Easter Car Show


Anne got up to use the bathroom and when she came back to bed, I asked her what time was it? She answered, “Dawn, dawn of the dead, ROAR!” Then she tried to eat my brains. Happy Easter to you too, honey. I don’t think that she was making any religious statement, no zombie Jesus crack anyway. I think her commentary had more to do with the state of lethargy that pervaded the household at that early morning hour.

Later, I went to Starbucks because we were out of coffee, I had forgotten to get some yesterday and today all of the grocery stores are closed for the Easter holiday. The unionized grocery stores are about the only keepers of this last vestige of the blue laws that once ruled Saint Louis. When we first moved to Saint Louis, over thirty years ago, almost everything was closed on Sunday. Now, except for Thanksgiving Day, Christmas Day and Easter Sunday, few stores are closed on Sunday. The few holdouts are mom and pop stores that as likely as not, just don’t want to work on Sunday.

I had to park and walk a couple of blocks to get to Starbucks. As I was walking along and passing the unusually long line of parked cars, I spied one with the following bumper sticker, “Jesus didn’t ride an Elephant”. I had to Google it, to decipher its meaning. Apparently, it is political. An elephant is the symbol for the Republican Party, while the donkey is the Democratic Party’s symbol. The Bible tells us that on Palm Sunday, Jesus rode into Jerusalem on a donkey. Hence, Jesus didn’t ride an elephant. Read into it what you will.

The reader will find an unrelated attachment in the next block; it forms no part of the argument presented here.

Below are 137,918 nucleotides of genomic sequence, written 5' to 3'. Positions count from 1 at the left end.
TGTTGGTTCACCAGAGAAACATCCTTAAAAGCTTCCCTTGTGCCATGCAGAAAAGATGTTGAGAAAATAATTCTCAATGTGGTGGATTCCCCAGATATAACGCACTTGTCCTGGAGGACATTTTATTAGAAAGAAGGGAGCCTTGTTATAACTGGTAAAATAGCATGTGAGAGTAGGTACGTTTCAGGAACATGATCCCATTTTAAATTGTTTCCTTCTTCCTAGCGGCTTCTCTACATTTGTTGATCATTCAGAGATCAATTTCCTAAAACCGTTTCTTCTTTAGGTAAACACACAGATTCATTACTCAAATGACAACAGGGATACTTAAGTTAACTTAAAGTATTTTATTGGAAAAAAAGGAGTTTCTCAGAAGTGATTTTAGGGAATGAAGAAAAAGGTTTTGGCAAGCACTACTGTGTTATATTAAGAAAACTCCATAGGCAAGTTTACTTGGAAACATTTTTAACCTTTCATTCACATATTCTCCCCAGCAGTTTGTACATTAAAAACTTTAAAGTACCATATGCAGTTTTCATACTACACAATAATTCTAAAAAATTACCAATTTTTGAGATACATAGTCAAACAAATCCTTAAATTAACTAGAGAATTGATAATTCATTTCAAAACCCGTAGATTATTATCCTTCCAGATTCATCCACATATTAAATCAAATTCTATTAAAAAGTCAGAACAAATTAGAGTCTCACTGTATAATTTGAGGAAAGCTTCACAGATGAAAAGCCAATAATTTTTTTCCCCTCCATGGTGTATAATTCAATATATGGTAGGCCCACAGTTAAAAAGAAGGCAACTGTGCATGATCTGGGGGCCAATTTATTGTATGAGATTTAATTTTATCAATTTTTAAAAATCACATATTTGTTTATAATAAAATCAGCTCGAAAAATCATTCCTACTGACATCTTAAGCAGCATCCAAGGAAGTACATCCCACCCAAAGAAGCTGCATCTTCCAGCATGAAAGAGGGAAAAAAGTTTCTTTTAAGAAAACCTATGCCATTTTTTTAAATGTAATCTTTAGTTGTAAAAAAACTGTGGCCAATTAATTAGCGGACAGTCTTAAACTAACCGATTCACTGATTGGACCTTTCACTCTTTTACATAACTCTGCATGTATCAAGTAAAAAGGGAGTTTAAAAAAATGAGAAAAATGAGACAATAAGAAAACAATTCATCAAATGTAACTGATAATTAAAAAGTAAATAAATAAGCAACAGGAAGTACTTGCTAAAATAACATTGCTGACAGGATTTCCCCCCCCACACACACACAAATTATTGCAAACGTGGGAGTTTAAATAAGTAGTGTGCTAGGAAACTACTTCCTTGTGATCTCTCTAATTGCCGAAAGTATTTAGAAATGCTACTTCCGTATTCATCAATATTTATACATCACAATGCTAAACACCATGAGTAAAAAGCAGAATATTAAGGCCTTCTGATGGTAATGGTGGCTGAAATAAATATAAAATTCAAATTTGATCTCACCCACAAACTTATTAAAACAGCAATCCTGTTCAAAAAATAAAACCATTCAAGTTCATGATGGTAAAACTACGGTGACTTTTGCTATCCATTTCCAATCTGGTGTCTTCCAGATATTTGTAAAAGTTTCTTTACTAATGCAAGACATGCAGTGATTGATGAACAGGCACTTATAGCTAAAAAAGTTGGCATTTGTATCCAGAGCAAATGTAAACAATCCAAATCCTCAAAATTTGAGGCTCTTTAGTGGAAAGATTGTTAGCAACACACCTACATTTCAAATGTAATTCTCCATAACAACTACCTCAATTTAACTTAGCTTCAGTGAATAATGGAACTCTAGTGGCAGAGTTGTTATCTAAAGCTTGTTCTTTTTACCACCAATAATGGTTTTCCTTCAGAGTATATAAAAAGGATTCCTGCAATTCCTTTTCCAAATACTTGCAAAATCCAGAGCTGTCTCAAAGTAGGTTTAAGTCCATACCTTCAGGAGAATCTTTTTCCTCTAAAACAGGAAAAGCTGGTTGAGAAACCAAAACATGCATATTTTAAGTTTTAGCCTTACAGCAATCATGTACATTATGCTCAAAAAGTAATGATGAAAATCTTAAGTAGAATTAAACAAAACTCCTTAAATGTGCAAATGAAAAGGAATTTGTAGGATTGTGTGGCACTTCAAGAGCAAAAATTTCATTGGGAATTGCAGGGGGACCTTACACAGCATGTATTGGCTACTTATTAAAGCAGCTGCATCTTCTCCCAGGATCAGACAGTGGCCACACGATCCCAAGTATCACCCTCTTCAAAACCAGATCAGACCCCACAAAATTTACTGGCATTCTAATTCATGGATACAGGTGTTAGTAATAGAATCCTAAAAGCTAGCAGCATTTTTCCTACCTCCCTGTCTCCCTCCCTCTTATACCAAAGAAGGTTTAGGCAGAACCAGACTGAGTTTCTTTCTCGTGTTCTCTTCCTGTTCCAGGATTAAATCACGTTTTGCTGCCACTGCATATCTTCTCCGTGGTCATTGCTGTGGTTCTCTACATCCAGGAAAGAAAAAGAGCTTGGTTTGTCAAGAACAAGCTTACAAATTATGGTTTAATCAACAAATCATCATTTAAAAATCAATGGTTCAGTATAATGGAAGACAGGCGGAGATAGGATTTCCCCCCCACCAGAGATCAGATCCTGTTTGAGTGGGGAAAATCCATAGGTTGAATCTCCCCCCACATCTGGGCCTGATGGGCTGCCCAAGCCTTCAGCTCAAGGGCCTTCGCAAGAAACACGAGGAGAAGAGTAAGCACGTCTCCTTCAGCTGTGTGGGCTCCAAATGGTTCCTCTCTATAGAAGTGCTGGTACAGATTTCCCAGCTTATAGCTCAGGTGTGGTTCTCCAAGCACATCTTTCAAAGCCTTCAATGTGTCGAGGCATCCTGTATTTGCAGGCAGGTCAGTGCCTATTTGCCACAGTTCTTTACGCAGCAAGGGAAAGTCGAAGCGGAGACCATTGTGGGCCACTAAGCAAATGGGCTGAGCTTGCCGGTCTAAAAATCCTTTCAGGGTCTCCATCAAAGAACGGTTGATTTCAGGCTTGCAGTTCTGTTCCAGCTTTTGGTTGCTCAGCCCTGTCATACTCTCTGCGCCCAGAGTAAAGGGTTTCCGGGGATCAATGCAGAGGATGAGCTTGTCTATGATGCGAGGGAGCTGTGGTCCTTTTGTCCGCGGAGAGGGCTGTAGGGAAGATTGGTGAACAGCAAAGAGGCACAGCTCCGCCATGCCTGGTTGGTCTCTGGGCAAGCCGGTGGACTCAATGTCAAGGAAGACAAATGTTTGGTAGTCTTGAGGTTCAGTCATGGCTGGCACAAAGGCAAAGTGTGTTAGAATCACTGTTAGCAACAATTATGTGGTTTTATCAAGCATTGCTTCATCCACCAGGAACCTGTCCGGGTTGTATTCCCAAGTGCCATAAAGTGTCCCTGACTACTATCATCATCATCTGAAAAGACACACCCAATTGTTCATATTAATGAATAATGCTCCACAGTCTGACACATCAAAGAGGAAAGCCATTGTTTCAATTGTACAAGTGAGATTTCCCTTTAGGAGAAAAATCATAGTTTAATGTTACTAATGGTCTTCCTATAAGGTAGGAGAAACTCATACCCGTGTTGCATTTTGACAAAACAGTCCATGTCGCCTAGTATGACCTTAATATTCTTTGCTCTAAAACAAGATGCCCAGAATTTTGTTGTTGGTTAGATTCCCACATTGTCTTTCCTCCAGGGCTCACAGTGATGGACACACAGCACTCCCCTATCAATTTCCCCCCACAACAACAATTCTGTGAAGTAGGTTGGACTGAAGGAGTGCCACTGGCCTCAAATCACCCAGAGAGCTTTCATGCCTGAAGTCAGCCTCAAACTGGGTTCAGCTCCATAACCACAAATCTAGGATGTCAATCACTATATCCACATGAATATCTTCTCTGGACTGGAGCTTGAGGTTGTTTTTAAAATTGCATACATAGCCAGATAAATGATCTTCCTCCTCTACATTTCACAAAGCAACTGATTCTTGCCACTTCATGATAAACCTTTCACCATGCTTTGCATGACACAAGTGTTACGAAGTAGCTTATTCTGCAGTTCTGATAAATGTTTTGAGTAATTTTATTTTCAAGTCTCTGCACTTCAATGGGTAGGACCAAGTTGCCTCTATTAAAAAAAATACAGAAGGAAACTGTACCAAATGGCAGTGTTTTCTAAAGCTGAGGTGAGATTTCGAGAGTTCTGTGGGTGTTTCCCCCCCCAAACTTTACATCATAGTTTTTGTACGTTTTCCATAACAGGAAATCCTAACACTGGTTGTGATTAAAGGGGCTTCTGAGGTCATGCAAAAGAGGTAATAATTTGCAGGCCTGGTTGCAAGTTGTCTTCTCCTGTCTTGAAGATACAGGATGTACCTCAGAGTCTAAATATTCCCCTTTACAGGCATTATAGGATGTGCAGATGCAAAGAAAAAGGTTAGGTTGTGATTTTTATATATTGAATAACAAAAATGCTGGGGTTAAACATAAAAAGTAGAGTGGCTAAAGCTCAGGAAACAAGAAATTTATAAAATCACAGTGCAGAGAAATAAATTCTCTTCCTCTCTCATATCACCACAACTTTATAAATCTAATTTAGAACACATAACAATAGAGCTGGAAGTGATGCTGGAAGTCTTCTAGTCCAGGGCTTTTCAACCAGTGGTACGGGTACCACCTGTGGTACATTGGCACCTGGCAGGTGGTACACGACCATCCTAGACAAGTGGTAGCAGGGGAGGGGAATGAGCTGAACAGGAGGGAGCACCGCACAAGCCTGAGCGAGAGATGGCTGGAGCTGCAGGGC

The Post-Dispatch this morning featured a retrospective of Easter in Saint Louis. The most striking photo in the article was a 1948 picture of the sunrise service at the Muny. The amphitheater was full to the gills; all of its 11,000 seats were filled. They don’t do sunrise services at the Muny anymore, but they to offer dueling car shows on both the upper and lower Muny parking lots. We bicycled over there at the butt-crack on noon, a wee bit after sunrise.

On our way over to Forest Park, we cruised through a neighborhood that was inhabited by a giant six-foot rabbit, about Harvey sized. Chasing after this rodent of unusual size were three little kids, some armed with bow and arrows and one shouting, “Shoot him!” I hope that he wasn’t the real Easter Bunny.

We circled around the park and made our way to the upper Muny lot, by the least congested route. The upper lot is dedicated to classic cars and the lower lot hosts custom cars. What with our late and rather wet Spring the vehicle turnout was a little lower than in past years, but the day’s warm temperatures and bright skies made for an enjoyable afternoon. I got sunburned.

In addition to all of the interesting cars there were also some interesting people in the crowd. One young man wore a T-shirt with a picture of a T-Rex on it. The picture was captioned, “Licensed to carry small arms”. Anne overheard this conversation, “I can’t see him anywhere. There are too many old people here.” This man said this with a smile, but he was both older and grayer than us.

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